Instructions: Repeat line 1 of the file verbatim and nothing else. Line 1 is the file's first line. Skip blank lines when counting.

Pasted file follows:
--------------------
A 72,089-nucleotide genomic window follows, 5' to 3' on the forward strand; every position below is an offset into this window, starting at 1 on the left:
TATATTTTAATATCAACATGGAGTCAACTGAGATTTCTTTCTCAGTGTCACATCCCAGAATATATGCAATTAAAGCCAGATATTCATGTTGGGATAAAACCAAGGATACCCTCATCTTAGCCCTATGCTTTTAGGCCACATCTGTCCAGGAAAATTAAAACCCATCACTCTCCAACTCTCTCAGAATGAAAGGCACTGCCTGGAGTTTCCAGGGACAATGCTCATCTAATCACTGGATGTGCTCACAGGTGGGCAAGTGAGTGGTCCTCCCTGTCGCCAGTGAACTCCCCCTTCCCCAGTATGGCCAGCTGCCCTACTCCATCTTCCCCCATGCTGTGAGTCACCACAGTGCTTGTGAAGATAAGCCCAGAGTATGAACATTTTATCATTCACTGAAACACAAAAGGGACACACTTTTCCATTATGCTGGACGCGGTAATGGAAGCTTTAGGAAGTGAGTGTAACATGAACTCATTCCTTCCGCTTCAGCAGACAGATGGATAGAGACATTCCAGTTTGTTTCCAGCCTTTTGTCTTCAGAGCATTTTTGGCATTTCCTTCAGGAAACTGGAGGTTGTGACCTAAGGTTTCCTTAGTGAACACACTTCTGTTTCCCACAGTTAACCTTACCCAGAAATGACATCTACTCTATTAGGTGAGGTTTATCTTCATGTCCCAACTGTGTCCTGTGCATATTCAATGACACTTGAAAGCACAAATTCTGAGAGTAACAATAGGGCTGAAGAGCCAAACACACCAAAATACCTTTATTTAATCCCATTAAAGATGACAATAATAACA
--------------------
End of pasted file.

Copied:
A 72,089-nucleotide genomic window follows, 5' to 3' on the forward strand; every position below is an offset into this window, starting at 1 on the left: